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A group photo of 5 people at Bakar Labs. CEO Greg Went is far left, with CSO Jack Nguyen to his right.

CEO Greg Went appreciates that our time on Earth is short. What he cares about is helping patients with medicines that work. He doesn’t have time for the ego that some scientists have tied up in the technologies they’re developing. He admits that, early on, even his company was too into itself. “What Reflexion lacked early on was the mentality of ‘why develop this technology if it’s not better than monoclonal antibodies.’ ‘Same as’: we don’t need that. We need products that are a factor of two to ten times better than the standard of care.”

Nov 16, 2022
A bench along one of BBH's custom angled exterior concrete walls

Every aspect of our building is innovative!

“What we ended up with was this really cool system of ‘stealth’ looking concrete walls,” Price explains. “They had extreme angles – from 45 degrees to 60 degrees, that were top-cast finished with an EcoSand final finish.”

Being large stretches of concrete, there was also concern about skateboarders, so a custom stainless-steel system of skateboard deterrence was designed to replicate the human genome and installed on the face of the battered walls.

Nov 04, 2022
Katy Digovich at Bakar Labs

But while continuing to work in Africa with the Clinton Health Access Initiative, she learned she couldn’t get far enough away. People were surprised when they learned that the nearly 6-foot-tall, athletic-looking Digovich — a former basketball player in college — was living with Type 1 diabetes, a diagnosis in Africa that often translates into stunted growth, amputation and high mortality. “Ultimately, I got really angry and the switch flipped. If I was born there, I would be dead. That really hit close to home,” she said. “I took stock of my career and threw myself into the diabetes space.”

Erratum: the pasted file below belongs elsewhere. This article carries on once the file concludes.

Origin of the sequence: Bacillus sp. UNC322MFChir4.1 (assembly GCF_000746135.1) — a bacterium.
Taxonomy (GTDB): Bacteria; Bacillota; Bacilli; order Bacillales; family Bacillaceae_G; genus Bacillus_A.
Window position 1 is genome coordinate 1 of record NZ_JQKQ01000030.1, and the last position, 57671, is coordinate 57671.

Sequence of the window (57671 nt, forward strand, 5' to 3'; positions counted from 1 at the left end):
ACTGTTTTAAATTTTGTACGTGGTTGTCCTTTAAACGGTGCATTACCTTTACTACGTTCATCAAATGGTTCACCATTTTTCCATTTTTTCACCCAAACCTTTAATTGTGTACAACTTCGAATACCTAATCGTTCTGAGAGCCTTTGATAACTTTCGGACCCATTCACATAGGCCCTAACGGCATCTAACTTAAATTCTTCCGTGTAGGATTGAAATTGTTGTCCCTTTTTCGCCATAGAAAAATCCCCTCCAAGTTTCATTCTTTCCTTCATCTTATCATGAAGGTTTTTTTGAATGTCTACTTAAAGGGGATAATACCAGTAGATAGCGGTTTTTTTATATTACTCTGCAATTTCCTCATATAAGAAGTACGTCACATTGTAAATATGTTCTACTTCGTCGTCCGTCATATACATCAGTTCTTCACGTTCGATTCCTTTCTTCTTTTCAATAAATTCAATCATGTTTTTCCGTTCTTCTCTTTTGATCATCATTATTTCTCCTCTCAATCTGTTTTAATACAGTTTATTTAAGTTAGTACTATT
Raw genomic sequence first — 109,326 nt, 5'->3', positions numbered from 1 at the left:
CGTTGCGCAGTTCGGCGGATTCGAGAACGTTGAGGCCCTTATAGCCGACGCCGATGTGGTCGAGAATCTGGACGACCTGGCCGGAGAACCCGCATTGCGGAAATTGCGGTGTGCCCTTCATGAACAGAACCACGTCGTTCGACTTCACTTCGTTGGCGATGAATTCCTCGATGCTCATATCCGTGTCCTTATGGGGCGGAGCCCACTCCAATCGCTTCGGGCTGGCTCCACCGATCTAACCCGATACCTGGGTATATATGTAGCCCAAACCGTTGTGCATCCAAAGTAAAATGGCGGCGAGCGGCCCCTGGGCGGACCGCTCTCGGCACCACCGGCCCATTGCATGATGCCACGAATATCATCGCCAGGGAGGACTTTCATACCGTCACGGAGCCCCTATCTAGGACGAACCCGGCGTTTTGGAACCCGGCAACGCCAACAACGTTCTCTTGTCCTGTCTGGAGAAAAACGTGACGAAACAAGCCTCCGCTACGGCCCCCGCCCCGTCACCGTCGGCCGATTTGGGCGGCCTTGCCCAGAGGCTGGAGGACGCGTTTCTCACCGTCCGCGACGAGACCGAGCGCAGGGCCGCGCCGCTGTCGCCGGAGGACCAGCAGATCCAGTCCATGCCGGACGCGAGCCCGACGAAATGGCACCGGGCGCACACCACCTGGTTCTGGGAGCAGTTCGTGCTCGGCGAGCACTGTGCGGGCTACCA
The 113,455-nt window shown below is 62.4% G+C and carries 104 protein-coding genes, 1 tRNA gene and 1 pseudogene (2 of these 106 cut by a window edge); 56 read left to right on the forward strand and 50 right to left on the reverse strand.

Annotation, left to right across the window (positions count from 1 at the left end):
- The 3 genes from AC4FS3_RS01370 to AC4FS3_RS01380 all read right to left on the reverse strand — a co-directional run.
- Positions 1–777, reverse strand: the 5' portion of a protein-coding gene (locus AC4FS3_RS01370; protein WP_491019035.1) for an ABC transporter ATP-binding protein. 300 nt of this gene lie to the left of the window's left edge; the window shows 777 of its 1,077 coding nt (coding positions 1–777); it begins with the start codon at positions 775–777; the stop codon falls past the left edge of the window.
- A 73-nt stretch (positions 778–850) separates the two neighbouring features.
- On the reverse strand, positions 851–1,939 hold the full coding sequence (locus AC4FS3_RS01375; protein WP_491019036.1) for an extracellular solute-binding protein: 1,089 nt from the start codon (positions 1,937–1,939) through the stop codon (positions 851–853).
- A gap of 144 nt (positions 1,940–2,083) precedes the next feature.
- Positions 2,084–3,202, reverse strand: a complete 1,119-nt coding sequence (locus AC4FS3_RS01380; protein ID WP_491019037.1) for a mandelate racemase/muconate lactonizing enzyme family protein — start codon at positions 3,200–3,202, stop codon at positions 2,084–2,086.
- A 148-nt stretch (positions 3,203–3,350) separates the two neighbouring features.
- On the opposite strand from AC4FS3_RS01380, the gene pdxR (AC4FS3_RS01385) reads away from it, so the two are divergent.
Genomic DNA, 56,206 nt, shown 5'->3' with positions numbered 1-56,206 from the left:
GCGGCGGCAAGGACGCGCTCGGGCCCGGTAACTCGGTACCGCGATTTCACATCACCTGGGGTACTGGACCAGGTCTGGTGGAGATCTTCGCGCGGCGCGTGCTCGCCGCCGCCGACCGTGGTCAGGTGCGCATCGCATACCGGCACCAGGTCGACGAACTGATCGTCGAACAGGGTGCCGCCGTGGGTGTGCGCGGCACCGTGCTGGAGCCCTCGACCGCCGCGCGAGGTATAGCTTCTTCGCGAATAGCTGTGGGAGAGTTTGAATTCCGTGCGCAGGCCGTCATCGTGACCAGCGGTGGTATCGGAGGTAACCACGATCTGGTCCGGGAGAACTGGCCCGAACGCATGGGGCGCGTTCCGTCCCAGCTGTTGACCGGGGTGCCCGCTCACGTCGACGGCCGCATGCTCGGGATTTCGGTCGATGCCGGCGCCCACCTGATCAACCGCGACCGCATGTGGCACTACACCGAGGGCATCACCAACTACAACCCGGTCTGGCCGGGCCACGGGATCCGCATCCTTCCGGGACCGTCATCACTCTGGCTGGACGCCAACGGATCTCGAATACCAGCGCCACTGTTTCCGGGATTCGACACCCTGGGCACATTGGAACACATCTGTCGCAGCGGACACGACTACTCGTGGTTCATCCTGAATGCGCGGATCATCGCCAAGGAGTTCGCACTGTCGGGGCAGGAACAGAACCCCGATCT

Nov 01, 2022
Photo of the Bakar Labs lobby, skylight, and part of the main office floor

The Bakar BioEnginuity Hub is a winner for the 2022 Preservation Design Award for Rehabilitation. Award recipients are selected by a jury of top professionals in the fields of architecture, engineering, planning, and history, as well as renowned architecture critics and journalists.

Oct 25, 2022
Composite of three photos of Golden Ticket winning entrepreneurs posing with award plaques

The three companies win free lab space for a year, with access to our facilities and UC Berkeley ecosystem, and connections to AbbVie experts and industry-scale resources.

Oct 21, 2022
Group of three Valitor scientists at work in Bakar Labs